Belfast Telegraph

There will not be an Assemby without a step change by DUP

By John O'Dowd

Public confidence in the political institutions in the north was undermined by a series of financial scandals associated with the DUP and the refusal by the British Government and the DUP to honour agreements.

The DUP's RHI scandal and the allegations of corruption associated with the scheme are set to be investigated at the public inquiry under Judge Patrick Coghlin and a commission of investigation in the Dail into the sale of Nama's Project Eagle property portfolio is to be established.

When Martin McGuinness resigned, he said there could be no return to the status quo.

Sinn Fein has contested two elections since Martin McGuinness brought an end to the DUP's arrogance and contempt for whole sections of our community.

In those elections, Sinn Fein was mandated in greater numbers than ever before to enter talks with the two governments and the other parties to have the Executive up and running on the basis of equality, respect and rights, delivering for all citizens and discriminating against none.

We entered talks immediately after the Assembly election with the clear objective of securing the implementation of previous agreements on the Irish language, on rights and on legacy.

There was no meaningful engagement from either the British Government or the DUP.

Those talks collapsed when the DUP failed to turn up for discussions and a second phase of talks was suspended when the Tory Government called an election in a self-serving attempt to consolidate its position.

A new deadline was set for the conclusion of talks on the north three weeks after the Westminster election.

When the election disastrously backfired on the Tories, those talks were effectively sidelined for more than two weeks as the Tories scrambled to get a deal with the DUP in a desperate bid to hold on to power.

The price of that deal was revealed last week, with DUP support for a Tory Brexit against the democratic wishes of the people of the north and for continued Tory austerity and cuts to public services.

The British Government have never been neutral brokers in negotiations, they are players, but the DUP/Tory deal is clearly in breach of the commitments given by the two government in the Good Friday Agreement to "rigorous impartiality".

The first victims of the DUP/Tory deal were emergency and public service workers when the DUP voted for an effective cut in their pay. These workers included firefighters hailed as heroes only two weeks ago as they fought the blaze at Grenfell Tower, which left at least 80 people dead.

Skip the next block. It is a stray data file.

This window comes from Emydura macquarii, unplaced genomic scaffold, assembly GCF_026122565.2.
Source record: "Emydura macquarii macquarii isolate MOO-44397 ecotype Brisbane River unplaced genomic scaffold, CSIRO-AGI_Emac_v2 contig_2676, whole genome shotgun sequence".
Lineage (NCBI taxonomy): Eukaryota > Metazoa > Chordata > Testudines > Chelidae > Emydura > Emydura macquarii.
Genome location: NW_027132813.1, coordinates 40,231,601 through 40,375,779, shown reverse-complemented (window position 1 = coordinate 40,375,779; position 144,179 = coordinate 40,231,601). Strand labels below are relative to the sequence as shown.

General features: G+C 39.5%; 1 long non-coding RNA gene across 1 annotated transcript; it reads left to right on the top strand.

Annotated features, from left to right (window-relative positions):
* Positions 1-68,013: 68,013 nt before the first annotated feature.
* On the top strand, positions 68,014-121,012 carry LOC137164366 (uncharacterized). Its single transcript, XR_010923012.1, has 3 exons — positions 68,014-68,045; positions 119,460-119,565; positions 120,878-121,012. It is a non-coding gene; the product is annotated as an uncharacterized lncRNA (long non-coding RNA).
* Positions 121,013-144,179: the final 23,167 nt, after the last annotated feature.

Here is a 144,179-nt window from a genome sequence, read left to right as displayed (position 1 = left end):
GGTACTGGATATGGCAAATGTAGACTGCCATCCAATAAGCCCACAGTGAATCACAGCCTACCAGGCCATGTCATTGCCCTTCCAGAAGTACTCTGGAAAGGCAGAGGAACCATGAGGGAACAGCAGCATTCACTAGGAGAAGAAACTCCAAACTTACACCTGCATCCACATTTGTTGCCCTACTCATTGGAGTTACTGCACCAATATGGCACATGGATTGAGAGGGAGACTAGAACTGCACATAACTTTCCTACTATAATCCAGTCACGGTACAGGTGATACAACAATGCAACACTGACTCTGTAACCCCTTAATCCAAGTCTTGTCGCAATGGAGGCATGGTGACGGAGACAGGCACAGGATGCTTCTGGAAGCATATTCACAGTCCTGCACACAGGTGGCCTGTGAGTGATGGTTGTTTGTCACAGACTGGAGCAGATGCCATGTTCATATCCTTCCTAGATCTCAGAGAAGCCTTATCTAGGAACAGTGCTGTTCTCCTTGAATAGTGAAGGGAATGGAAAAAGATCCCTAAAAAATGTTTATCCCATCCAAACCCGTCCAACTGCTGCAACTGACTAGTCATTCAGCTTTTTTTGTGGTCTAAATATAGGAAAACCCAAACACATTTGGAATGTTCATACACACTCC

The DUP's second act was to vote for more Tory austerity cuts in the Queen's Speech and to support a Tory Brexit against the wishes of the people of the north, which will be disastrous for our economy.

The DUP's new alliance with the Tories has emboldened it in its opposition to equality and a rights-based society in the talks to restore the political institutions.

After weeks of negotiation the DUP is showing no urgency about dealing with the equality and rights issues, which caused the collapse of the political institutions.

It is highly unlikely that this can be done by tomorrow.

There is no agreement on Acht na Gaeilge, the Bill of Rights, marriage equality, respect, anti-sectarian measures or legacy issues.

Sinn Fein is not prepared to accept anything less than full equality and the rights and entitlements that all citizens in this state should rightly expect.

Citizens in the north should enjoy the rights on language and marriage equality which are enjoyed everywhere else on these islands.

Equality, rights and respect are the only basis for sustainable institutions.

And these are not just Sinn Fein demands. Tens of thousands of people took to the streets of Belfast on Saturday to demand marriage equality.

Like the Irish language community, women, and those who have made Ireland their home in recent years, our LGBT community will not be denied.

For our part, Sinn Fein wants to see the establishment of political institutions based on equality, delivering for everyone in the community.

This will only be achieved if there is a step change in the DUP position.

John O'Dowd is Sinn Fein MLA for Upper Bann

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